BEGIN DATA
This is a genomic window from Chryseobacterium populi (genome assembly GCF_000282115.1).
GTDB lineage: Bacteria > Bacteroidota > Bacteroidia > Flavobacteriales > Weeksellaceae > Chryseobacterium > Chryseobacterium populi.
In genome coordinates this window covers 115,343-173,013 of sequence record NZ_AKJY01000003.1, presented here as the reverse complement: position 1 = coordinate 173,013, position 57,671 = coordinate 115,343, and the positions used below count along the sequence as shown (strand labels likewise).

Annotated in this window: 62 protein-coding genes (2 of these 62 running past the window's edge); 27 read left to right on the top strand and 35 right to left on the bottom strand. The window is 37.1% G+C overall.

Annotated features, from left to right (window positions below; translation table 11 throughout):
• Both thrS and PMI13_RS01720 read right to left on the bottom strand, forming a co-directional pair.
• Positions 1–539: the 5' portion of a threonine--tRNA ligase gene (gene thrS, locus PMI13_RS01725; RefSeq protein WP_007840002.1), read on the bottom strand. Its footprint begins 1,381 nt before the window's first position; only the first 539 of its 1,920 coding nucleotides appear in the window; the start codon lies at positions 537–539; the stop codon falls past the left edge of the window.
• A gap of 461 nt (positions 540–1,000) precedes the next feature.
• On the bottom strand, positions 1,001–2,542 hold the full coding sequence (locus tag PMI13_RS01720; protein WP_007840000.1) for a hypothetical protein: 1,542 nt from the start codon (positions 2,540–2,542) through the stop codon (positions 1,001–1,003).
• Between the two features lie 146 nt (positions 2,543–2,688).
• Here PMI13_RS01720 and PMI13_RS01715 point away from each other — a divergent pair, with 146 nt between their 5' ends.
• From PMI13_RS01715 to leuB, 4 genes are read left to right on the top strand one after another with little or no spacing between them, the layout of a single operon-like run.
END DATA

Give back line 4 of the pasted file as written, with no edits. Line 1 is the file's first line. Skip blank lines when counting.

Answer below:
Annotated in this window: 62 protein-coding genes (2 of these 62 running past the window's edge); 27 read left to right on the top strand and 35 right to left on the bottom strand. The window is 37.1% G+C overall.